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Crafting Your Cheese Dish Claim to Fame

Signature dishes that feature savory, delicious cheese can entice customers to keep coming back. Need proof?

Recent research confirms that consumers love cheese: nearly half (46%) say they look forward to signature cheese dishes when eating restaurant cuisine. Six in 10 operators believe adding cheese helps items sell better.


Certain varieties stand out as consumer favorites. Per Datassential, mozzarella is loved by 85% of consumers, followed by cheddar (82%) and Parmesan (79%). However, including other varieties—tangy blue cheese, for example, or creamy goat cheese—can also help make signature and new dishes truly memorable menu items.

Distinct dishes have taken on a particularly significant role this year, as operators in many states, having lost the ability to offer on-site dining, had to pivot and find ways to encourage takeout and delivery orders, says Michael Buononato, senior vice president of Creative Food Solutions, a food innovation consultancy with chefs in New York and Chicago.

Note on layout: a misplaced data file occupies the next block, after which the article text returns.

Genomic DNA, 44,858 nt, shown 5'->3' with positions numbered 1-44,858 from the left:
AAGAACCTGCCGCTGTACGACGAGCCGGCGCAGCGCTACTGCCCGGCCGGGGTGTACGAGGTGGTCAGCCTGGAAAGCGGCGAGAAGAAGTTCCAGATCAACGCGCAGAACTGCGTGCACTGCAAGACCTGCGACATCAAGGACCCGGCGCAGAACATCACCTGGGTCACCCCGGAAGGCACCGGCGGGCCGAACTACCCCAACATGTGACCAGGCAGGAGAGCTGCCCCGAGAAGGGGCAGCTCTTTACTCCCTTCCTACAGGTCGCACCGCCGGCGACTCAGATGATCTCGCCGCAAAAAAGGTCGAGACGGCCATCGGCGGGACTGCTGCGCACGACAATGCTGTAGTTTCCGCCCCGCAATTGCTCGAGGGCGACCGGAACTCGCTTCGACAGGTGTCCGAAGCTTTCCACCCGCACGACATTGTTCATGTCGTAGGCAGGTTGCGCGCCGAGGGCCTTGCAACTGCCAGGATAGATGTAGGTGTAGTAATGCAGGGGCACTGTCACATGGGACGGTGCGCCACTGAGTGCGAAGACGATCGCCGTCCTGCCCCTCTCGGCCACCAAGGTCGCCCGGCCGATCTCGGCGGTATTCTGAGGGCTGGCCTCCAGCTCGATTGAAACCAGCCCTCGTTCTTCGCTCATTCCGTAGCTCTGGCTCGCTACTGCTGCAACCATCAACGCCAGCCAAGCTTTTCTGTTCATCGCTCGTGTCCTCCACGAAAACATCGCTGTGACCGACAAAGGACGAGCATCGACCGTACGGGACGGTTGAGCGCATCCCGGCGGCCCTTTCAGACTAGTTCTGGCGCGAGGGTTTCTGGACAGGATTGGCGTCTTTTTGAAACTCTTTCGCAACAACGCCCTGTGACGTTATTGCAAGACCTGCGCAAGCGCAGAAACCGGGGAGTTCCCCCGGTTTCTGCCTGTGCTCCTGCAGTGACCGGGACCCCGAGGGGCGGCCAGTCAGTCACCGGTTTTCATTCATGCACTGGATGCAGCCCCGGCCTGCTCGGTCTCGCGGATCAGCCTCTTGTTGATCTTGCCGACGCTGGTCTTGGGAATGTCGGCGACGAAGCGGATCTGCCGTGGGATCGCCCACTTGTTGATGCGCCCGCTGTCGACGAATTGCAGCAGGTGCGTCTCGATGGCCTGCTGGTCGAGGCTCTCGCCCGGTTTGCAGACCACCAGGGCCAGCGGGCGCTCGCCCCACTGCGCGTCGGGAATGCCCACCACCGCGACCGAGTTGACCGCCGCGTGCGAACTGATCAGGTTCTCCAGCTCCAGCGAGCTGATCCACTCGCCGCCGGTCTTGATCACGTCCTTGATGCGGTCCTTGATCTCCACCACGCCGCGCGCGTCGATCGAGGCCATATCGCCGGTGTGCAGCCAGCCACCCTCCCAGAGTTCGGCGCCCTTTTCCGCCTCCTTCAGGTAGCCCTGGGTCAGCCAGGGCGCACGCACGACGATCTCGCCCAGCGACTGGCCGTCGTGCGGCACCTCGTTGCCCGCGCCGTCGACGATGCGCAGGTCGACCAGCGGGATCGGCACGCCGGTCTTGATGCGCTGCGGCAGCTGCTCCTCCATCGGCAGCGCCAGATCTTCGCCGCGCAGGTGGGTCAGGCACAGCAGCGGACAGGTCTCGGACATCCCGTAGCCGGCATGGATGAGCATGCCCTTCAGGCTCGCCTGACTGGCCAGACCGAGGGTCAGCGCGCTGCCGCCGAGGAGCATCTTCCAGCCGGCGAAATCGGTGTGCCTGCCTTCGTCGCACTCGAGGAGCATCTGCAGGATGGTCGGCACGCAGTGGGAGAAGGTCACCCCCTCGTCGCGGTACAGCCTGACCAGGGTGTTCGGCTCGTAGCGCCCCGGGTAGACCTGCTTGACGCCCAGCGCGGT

“Cheese has the potential to boost affinity and sales when used wisely,” Buononato explains. “Recipes featuring cheese have a leg up over other menu offerings [because] cheese is an ingredient guests are naturally drawn to. It delivers on flavor, quality and craveability—as a sustaining core menu item and as a promotional/limited time offer menu tactic.”

Looking to craft a signature menu item with cheese? Chefs advise the following:

Incorporate Multiple Cheeses for More Perceived Value

Blending different varieties of cheese to build up a dish’s flavor profile has become an increasingly popular practice, according to John Esser, a cheese consultant and chef.

“If people see something on the menu is a five-cheese blend, the perception is it has more flavor, and they’re going to want it,” Esser explains. Better still, you can charge more for it. Using a blend containing even 5% of a cheese enhances its flavor profile, he adds. “Saputo’s Black Creek® 9-Month-Aged Double Smoked Cheddar Cheese, for instance, can really boost the flavor profile and aroma when that dish is coming out to the table.”

Cheeses have to work well together to be combined, however.